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Old floors and big garden

A day in the Costwolds and of course it was raining; but we headed out anyway to see something old.

The UK is stuffed with history, some of it dating back a couple of thousand years to when the Romans ignored immigration laws and took over most of the country. I wanted she who must be obeyed to see some of our older antiquities (given that she is married to one), so we went to Chedworth Roman Villa.

Given the weather conditions, this was a good choice. Their cafe served an excellent coffee, and the most interesting finds are under cover. We had an enthusiastic guide who reminded us that these ancient illegal immigrants brought us innovations such as under-floor heating, irrigation and bathing; all of which could be seen at Chedworth, along with some well-preserved mosaics.



After an hour or so inside, we headed out to main site to discover that the rain had stopped; time to move on.


Lawrence Johnston was a wealthy man who liked his garden. It was a big garden so Lawrence spent much of his life plundering flora from around the world and the result was Hidcote. Probably not the best time of year to view it; but we spent a pleasant couple of hours under a cloudy sky.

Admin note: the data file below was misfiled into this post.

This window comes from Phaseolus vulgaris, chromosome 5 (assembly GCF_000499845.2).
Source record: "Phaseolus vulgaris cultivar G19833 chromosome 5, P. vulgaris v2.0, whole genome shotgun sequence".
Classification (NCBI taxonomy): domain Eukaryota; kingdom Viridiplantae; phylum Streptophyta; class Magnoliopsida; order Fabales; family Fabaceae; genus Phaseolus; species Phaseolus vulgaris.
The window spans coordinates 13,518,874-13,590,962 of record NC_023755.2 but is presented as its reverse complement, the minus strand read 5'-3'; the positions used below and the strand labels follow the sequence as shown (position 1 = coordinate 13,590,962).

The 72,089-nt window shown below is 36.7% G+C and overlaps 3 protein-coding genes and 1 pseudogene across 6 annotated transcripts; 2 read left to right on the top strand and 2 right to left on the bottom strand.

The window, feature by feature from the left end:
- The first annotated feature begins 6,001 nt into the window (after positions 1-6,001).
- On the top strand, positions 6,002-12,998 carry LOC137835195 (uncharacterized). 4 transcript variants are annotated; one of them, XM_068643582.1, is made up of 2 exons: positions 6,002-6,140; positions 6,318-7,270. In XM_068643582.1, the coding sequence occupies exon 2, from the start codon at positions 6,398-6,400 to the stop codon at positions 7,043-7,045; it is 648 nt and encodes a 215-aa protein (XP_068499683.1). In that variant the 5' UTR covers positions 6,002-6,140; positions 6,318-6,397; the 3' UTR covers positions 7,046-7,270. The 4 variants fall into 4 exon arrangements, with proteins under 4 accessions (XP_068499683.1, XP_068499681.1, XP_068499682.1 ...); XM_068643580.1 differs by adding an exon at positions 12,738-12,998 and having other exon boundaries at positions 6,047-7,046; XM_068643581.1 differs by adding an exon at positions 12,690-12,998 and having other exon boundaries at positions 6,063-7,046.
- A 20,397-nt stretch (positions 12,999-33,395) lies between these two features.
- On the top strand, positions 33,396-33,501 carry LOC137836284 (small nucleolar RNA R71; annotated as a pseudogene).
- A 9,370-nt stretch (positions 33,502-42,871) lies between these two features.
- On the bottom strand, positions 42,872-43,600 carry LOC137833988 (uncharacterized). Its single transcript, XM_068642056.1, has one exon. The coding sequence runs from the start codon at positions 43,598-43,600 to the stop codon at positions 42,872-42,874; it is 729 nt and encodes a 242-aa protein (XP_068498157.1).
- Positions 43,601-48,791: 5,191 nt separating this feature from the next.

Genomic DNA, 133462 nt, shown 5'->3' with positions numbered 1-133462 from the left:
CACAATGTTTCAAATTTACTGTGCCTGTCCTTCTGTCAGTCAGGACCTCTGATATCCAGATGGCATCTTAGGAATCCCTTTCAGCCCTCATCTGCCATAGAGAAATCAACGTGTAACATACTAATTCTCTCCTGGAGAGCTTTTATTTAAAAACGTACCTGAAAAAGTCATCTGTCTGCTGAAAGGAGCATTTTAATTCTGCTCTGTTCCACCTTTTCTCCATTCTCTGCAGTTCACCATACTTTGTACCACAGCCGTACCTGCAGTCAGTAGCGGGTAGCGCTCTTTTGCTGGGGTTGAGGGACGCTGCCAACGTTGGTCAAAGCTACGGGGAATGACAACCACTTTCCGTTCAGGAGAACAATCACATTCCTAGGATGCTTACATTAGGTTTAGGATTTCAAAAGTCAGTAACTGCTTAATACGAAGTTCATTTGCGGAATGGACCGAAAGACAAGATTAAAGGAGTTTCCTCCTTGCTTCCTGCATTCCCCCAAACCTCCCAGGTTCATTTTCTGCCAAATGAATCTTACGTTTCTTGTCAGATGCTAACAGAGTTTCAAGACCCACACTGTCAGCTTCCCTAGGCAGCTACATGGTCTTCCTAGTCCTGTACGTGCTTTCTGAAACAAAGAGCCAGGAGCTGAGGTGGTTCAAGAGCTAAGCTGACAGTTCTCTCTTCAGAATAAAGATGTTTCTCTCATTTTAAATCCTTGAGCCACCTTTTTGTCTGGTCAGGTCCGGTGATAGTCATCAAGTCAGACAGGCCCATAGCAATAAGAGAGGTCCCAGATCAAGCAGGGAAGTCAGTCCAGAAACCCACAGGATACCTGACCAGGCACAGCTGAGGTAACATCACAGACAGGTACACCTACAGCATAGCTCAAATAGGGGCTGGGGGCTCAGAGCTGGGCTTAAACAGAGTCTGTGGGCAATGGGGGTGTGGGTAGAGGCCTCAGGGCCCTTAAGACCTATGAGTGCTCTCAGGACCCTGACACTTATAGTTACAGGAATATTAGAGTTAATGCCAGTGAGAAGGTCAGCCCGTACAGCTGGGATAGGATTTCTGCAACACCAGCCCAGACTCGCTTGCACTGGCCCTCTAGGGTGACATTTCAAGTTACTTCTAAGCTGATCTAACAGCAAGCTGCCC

This Post Has 8 Comments
  1. Very nice too, hope she enjoyed it. I used to live quite close to Hidcote and Chedworth was about 20 miles or so away. I like both locations, though they are best viewed on a sunny day.

  2. For those wondering – and this is just a guess – the photograph which apparently shows a walled-in “garden” of hand-carved, stone “mushrooms”, is actually showing a medieval floor. Beams would have been run across the stone plinths, carefully cut if necessary to ensure that the upper surface was both flat and smooth [sections carefully carved out as required], then planks would have been laid across the top.

    The reason for this – and this is quite a common site among buildings of this age in the UK – is damp. If wooden posts had been used to support the floor – and with run-off able to permeate the walls of the building and get beneath the flooring – then it would have simply rotted out the base of the posts, leading to embarrassing and/or painful collapses at unexpected moments…

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